Most knew the Indiana Pacers would build off their appearance in the Eastern Conference Finals last season, but through one month they’ve blitzed their opponents for the best record in the league: 16-1. Their average margin of victory of 11.1 is best in the league thanks to their usual dominance on the defensive end — comfortably first in defensive rating and defensive EFG% – while getting improvements on offense, most notably from Paul George and Lance Stephenson.

But the Pacers have a three-week, ten-game stretch that will further prove whether they’re truly a title-contending team or raise suspicions they’ve fed off an Eastern Conference that is becoming more comedic each week. The first half of those ten games is a road trip out West, which has started well with a 105-100 victory over the Clips. They’ll play at Portland tonight, then Wednesday at Utah and end the week with a back-to-back at San Antonio and Oklahoma City. Three of those teams left on the schedule are a combined 22-1 at home. (I’m sure you can figure out who was left out.)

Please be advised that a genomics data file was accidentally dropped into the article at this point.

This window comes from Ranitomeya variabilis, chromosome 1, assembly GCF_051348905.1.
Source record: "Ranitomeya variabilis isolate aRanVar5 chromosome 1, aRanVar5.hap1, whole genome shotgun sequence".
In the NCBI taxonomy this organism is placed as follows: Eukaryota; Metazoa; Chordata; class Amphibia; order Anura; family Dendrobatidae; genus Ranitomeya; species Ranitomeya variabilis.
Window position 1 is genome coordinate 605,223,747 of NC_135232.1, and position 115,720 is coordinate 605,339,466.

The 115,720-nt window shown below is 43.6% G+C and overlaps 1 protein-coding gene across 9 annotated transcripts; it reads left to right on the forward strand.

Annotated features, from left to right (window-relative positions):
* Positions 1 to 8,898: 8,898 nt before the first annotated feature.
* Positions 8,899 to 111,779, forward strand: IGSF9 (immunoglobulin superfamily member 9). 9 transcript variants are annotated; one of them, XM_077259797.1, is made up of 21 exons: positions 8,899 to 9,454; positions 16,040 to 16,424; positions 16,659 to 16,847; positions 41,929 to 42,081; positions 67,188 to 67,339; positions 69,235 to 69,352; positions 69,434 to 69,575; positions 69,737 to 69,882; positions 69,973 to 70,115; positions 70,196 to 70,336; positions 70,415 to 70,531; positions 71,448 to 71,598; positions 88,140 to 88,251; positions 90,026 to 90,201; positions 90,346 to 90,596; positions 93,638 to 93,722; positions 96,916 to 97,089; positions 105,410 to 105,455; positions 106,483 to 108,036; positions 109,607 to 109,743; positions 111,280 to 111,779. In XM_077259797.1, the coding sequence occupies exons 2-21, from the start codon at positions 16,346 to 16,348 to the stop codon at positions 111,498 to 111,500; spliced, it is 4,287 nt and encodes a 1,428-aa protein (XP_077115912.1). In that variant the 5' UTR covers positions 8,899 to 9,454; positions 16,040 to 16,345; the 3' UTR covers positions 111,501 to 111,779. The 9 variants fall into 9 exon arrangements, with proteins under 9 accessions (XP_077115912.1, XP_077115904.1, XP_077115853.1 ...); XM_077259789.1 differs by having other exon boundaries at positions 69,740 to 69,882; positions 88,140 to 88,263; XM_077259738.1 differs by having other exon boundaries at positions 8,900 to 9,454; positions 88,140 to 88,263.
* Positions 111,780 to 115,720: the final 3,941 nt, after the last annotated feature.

It won’t get much easier for the Pacers in the couple weeks following that road trip. Though the five games during that timespan feature four at home, they’ll play Miami twice (once on the road) and cap it off with Houston.